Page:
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U.S. FDIC asks banks for info on crypto activities, cites potential ‘systemic risks’ – Metro US

U.S. FDIC asks banks for info on crypto activities, cites potential ‘systemic risks’

FILE PHOTO: Representations of cryptocurrencies Bitcoin, Ethereum, DogeCoin, Ripple, Litecoin
FILE PHOTO: Representations of cryptocurrencies Bitcoin, Ethereum, DogeCoin, Ripple, Litecoin are placed on PC motherboard in this illustration taken

WASHINGTON (Reuters) – The U.S. Federal Deposit Insurance Corporation (FDIC) on Thursday said the thousands of banks it supervises should notify the regulator of any crypto-related activities they have or are planning.

Citing potential systemic risks from certain crypto assets and activities, the FDIC said any firm considering dabbling in crypto should tell the agency of its plans, and any institution already involved in such activities should “promptly” notify the FDIC, the regulator said in a statement.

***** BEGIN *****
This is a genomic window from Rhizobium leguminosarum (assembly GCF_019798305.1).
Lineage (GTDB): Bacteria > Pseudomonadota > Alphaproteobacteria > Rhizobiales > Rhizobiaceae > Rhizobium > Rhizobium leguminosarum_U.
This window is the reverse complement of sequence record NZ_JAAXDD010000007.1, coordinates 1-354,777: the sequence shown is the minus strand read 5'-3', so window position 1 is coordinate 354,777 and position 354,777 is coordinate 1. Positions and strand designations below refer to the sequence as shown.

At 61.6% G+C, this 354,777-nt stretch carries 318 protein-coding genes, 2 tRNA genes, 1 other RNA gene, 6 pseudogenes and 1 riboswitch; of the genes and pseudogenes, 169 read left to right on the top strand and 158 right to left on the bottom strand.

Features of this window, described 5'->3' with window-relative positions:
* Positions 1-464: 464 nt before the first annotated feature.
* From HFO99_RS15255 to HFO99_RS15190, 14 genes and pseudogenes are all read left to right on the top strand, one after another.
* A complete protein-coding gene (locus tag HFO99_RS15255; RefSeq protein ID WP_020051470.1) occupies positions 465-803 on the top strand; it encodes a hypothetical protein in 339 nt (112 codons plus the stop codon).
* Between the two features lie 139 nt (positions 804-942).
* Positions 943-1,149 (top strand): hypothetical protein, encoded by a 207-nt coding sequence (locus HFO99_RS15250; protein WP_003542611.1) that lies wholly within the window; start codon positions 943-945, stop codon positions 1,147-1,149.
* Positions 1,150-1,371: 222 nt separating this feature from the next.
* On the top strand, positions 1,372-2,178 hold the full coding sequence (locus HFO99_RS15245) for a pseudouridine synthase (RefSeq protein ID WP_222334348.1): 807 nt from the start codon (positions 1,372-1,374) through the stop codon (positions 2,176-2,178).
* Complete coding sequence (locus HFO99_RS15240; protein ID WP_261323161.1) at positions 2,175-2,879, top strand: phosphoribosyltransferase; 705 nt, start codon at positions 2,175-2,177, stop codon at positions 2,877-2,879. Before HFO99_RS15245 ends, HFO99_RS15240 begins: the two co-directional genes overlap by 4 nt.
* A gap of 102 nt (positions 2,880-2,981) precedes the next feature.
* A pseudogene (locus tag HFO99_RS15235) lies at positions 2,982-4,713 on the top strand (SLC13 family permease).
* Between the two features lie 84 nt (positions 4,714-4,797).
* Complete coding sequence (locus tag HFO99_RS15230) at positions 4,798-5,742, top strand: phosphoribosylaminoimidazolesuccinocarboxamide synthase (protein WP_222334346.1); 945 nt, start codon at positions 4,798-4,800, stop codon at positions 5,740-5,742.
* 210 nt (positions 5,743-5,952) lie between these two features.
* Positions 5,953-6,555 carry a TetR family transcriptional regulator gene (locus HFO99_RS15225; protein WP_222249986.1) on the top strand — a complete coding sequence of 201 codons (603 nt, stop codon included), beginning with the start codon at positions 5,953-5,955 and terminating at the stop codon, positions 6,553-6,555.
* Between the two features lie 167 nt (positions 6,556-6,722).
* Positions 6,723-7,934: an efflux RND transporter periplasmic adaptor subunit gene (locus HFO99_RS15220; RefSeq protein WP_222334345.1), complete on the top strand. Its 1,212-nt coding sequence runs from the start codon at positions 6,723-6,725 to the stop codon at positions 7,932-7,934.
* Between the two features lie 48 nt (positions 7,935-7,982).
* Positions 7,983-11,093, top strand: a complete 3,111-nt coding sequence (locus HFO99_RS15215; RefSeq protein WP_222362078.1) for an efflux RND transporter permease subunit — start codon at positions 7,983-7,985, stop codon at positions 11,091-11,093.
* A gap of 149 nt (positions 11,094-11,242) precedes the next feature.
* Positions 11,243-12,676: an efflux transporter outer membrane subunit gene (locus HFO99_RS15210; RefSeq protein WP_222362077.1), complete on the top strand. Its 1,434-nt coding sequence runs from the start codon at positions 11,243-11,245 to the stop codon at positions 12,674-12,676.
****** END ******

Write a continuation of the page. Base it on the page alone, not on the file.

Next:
“Crypto-related activities may pose significant safety and soundness risks, as well as financial stability and consumer protection concerns,” the FDIC said, noting evolving credit, liquidity, pricing and operational risks that are not yet fully understood.

The request comes as U.S. banking regulators reckon with the increasing popularity of cryptocurrencies. U.S. President Joe Biden last month told government agencies to assess the risks and benefits of various cryptocurrency issues, a move seen as a stark acknowledgement of the potential consequences of the growing importance of digital assets.

A disruption in crypto-asset transactions or activities could result in a “run” on a firm’s financial assets and consumers may be confused about crypto assets offered by, through or connection with their institutions, the FDIC said on Thursday.

Prior to jumping into a crypto-related activity, the FDIC-supervised institution should notify the regulator, providing details on the planned activity and proposed timeline. The agency said it plans to review the information for safety and soundness, financial stability and consumer protections.

(Reporting by Chris Prentice; editing by Bernard Orr)

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